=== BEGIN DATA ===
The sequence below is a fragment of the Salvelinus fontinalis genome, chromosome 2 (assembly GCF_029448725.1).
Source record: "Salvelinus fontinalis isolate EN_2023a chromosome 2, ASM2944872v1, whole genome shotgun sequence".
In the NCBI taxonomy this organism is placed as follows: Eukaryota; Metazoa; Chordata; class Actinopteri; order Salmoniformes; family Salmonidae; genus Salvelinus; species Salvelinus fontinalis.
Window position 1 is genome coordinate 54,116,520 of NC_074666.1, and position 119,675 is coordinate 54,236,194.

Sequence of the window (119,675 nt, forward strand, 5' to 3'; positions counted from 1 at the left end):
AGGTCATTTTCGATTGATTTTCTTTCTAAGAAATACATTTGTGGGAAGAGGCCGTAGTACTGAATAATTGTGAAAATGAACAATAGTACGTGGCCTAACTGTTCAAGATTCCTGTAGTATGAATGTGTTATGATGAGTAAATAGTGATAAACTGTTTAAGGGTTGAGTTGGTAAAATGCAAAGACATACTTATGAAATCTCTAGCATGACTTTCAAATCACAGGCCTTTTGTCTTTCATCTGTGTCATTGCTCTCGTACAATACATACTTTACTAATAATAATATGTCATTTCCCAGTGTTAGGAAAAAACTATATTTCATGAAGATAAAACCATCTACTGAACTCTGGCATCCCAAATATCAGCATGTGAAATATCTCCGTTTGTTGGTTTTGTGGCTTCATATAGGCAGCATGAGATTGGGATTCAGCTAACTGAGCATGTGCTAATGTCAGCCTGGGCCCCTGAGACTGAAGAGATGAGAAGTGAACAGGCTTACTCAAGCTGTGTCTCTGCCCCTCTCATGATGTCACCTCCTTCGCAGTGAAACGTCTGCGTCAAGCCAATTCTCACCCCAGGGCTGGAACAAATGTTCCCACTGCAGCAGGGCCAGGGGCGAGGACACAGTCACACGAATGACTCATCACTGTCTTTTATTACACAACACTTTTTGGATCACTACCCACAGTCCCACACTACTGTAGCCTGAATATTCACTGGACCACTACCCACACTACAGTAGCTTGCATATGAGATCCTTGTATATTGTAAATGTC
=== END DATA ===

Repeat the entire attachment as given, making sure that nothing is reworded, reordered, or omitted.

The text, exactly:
The sequence below is a fragment of the Salvelinus fontinalis genome, chromosome 2 (assembly GCF_029448725.1).
Source record: "Salvelinus fontinalis isolate EN_2023a chromosome 2, ASM2944872v1, whole genome shotgun sequence".
In the NCBI taxonomy this organism is placed as follows: Eukaryota; Metazoa; Chordata; class Actinopteri; order Salmoniformes; family Salmonidae; genus Salvelinus; species Salvelinus fontinalis.
Window position 1 is genome coordinate 54,116,520 of NC_074666.1, and position 119,675 is coordinate 54,236,194.

Sequence of the window (119,675 nt, forward strand, 5' to 3'; positions counted from 1 at the left end):
AGGTCATTTTCGATTGATTTTCTTTCTAAGAAATACATTTGTGGGAAGAGGCCGTAGTACTGAATAATTGTGAAAATGAACAATAGTACGTGGCCTAACTGTTCAAGATTCCTGTAGTATGAATGTGTTATGATGAGTAAATAGTGATAAACTGTTTAAGGGTTGAGTTGGTAAAATGCAAAGACATACTTATGAAATCTCTAGCATGACTTTCAAATCACAGGCCTTTTGTCTTTCATCTGTGTCATTGCTCTCGTACAATACATACTTTACTAATAATAATATGTCATTTCCCAGTGTTAGGAAAAAACTATATTTCATGAAGATAAAACCATCTACTGAACTCTGGCATCCCAAATATCAGCATGTGAAATATCTCCGTTTGTTGGTTTTGTGGCTTCATATAGGCAGCATGAGATTGGGATTCAGCTAACTGAGCATGTGCTAATGTCAGCCTGGGCCCCTGAGACTGAAGAGATGAGAAGTGAACAGGCTTACTCAAGCTGTGTCTCTGCCCCTCTCATGATGTCACCTCCTTCGCAGTGAAACGTCTGCGTCAAGCCAATTCTCACCCCAGGGCTGGAACAAATGTTCCCACTGCAGCAGGGCCAGGGGCGAGGACACAGTCACACGAATGACTCATCACTGTCTTTTATTACACAACACTTTTTGGATCACTACCCACAGTCCCACACTACTGTAGCCTGAATATTCACTGGACCACTACCCACACTACAGTAGCTTGCATATGAGATCCTTGTATATTGTAAATGTC